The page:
The Catalogue

[Version française]

This ‘Catalogue of validated ancestral signatures‘ posts online signatures that were probably those of pioneers who settled in New France in the 17th century, as well as those of  Aboriginal women who founded the mitochondrial Amerindian lines carried by more than 5% of ‘Laurentians’ today.

The Catalog supports two types of ancestral signatures: mitochondrial signatures, which are transmitted along the maternal or uterine line of descent, and the signatures of the Y chromosome, passed down from father to son in the patriline.

Validation is obtained through an inferential operation called ‘triangulation’,  which is explained at http://isogg.org/wiki/Triangulation.

Essentially, in the case of mitochondrial DNA (mtDNA), triangulation is successful when two persons match on their mitochondrial signatures and in addition show a Most Recent Common Ancestor (MRCA) or common matriarch who founded their line of mothers in North America or share an uterine descendant of this matriarch, but within less than 4 generations of the first settler.

In the case of the Y-chromosome DNA (Y-DNA), triangulation is declared successful when two men match on their Y-DNA signatures and when their paper trail share a MRCA or common patriarch who founded their respective paternal lines in North America or a MRCA who is a direct descendant of this founder and but within less than 4 generations of the first settler.  Most often these men will carry the same surname, or variations of the original surname.

Matrilineal or patrilineal genealogies that are proposed to support a triangulation  must be rigorously documented so that the MRCA can be readily identified and verified by our professional genealogist.

By definition, the matrilineal ancestor or MRCA is the most recent ancestor shared by two matrilines originating from two of her daughters.

It is the same for the MRCA of the paternal lines. The MRCA is the male ancestor most recently shared by two men lines, each line originating from two distinct sons of the MRCA.

The ancestor targeted for purposes of triangulation is usually the pioneer of a line. However, it is not always possible that the pioneer serves as a MRCA in a triangulation.  Thus it happens that a male pioneer has had only one son continuing his line until today. In such a case this son will serve as a MRCA instead of the pioneer, or even a son of the son will have to serve as MRCA. Some male lines daughter out.  It is the same for the triangulation of a mitochondrial signature. The targeted matriarch may have had only one daughter or some lines of her daughters may have extinguished through only surviving sons unable to pass on their mtDNA.  A much more recent MRCA will thus have to be used. In many cases also, a descendant of one of the branches that could have given support  to the triangulation will not be found or will not accept to participate.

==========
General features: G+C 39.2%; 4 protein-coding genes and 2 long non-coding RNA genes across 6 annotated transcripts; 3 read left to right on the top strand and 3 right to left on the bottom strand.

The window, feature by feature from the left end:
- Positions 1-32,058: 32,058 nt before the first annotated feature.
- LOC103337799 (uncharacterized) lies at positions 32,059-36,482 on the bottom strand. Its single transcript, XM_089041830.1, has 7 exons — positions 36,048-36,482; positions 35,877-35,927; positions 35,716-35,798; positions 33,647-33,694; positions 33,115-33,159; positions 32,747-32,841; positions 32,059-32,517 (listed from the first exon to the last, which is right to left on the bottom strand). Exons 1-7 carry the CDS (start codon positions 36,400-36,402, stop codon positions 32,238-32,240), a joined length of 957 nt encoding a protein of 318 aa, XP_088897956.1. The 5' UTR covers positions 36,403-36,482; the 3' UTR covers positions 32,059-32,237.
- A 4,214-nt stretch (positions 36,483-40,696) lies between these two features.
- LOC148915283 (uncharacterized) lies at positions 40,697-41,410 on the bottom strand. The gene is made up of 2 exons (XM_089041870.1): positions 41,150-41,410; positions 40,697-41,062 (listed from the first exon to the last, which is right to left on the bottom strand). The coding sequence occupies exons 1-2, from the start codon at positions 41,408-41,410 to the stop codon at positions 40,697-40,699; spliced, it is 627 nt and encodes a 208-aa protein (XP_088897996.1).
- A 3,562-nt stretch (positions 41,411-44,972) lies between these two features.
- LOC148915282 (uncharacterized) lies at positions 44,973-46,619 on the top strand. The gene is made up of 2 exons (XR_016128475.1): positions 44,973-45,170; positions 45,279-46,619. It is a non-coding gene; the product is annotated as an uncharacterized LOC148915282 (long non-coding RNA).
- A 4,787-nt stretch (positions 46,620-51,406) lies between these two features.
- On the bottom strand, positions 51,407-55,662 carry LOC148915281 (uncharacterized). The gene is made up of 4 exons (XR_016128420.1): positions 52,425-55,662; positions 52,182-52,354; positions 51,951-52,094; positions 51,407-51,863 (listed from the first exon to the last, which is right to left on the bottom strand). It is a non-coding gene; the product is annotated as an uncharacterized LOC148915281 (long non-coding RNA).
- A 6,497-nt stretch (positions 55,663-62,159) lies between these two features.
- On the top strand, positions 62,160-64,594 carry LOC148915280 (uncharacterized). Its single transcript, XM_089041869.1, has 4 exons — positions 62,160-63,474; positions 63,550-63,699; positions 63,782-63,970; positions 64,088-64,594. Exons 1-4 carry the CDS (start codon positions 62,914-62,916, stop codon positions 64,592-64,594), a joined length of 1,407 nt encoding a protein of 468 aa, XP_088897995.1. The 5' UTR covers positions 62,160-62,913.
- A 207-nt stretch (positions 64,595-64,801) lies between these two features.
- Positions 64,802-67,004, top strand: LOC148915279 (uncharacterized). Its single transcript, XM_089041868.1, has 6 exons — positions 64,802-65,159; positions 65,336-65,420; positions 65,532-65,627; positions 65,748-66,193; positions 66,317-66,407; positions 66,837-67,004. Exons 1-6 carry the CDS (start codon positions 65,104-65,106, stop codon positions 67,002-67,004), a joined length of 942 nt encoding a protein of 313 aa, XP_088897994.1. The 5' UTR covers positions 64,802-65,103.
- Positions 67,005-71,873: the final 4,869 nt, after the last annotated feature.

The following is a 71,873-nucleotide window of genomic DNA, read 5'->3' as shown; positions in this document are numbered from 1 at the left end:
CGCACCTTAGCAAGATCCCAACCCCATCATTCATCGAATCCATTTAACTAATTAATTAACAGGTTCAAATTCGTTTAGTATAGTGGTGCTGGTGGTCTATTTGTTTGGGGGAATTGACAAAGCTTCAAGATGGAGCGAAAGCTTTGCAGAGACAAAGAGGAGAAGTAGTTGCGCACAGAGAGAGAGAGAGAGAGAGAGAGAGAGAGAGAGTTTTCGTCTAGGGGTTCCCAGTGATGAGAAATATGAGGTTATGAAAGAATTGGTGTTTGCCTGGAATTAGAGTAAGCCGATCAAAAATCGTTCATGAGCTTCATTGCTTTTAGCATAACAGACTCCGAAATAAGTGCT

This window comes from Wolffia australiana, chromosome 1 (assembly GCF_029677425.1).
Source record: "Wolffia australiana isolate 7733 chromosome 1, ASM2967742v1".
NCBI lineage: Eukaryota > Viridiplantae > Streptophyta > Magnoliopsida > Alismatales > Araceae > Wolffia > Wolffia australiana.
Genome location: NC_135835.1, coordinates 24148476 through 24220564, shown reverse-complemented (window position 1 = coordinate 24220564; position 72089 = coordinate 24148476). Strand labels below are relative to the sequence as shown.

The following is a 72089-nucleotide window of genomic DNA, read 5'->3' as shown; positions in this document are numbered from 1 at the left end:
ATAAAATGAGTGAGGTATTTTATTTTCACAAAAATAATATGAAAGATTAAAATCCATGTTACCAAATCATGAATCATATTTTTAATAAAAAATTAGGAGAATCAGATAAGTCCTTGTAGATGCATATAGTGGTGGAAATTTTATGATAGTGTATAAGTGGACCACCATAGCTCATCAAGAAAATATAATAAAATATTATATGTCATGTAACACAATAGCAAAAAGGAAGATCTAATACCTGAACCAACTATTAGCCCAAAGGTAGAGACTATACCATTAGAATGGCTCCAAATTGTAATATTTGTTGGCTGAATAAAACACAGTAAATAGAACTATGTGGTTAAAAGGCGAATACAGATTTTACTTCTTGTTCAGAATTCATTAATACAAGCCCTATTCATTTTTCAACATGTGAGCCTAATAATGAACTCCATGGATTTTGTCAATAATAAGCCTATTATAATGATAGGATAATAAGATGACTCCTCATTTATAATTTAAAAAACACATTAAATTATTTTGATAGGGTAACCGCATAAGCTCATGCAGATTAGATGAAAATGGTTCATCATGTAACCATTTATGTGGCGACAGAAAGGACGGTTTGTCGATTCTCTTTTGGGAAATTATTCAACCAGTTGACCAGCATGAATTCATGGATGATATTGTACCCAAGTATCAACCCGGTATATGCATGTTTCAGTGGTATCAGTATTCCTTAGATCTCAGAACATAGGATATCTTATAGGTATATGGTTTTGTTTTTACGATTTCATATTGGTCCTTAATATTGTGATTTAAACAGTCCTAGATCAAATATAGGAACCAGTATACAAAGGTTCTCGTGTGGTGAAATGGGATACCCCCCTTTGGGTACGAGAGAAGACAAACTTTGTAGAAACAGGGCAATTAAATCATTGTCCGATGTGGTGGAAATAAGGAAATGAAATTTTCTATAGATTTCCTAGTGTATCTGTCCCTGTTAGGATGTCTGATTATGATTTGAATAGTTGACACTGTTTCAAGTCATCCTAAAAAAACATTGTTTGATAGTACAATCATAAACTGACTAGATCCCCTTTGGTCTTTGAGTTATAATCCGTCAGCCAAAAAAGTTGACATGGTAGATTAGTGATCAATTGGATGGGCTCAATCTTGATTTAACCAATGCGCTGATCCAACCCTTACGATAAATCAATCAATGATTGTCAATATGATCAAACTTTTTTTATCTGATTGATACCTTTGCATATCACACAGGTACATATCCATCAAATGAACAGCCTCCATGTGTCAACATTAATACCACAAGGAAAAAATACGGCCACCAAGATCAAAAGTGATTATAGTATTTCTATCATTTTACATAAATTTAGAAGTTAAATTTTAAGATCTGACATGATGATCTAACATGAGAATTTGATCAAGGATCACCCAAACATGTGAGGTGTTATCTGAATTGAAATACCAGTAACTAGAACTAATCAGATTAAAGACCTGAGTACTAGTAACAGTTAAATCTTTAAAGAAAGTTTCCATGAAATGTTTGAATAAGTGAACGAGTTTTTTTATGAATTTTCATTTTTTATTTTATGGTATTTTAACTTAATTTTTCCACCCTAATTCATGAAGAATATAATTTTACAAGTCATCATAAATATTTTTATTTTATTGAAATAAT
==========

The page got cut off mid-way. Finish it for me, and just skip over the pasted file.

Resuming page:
Since the MRCA of a successful triangulation will not necessarily be the pioneer,  many triangulations will remain perfectible. With time, other support lines will be discovered that will move the MRCA closer to the pioneer.

For a given triangulation to be submitted to the Catalogue, its MRCA must have been born in 1750 or before.  Exceptions can be considered.

Support can come from several matrilines for mtDNA or patrilines for Y-DNA. Different line pairs may share different MRCA. For any triangulation, the minimum support must comme from two matrilines or two patrilines.

For the sake of transparency, the Catalogue publishes matrilines and  patrilines of support to allow the community of genealogists to examine the documentary validity thereof. The validation of signatures is a public and critical affair, just as in science.

However, the kit number,  the name as well as E-mail addresses of people whose matrilines or patrilines or serve as support will remain confidential. In addition, though unions or marriages established less than a century ago will serve to validate descent, they will be noted  ‘private’ in the public listings.

It is the same for mutations of the coding region of the mitochondria. Although they will be considered while comparing mtDNA signatures, they will not be published among results and will remain confidential.

In case of doubt, please contact us.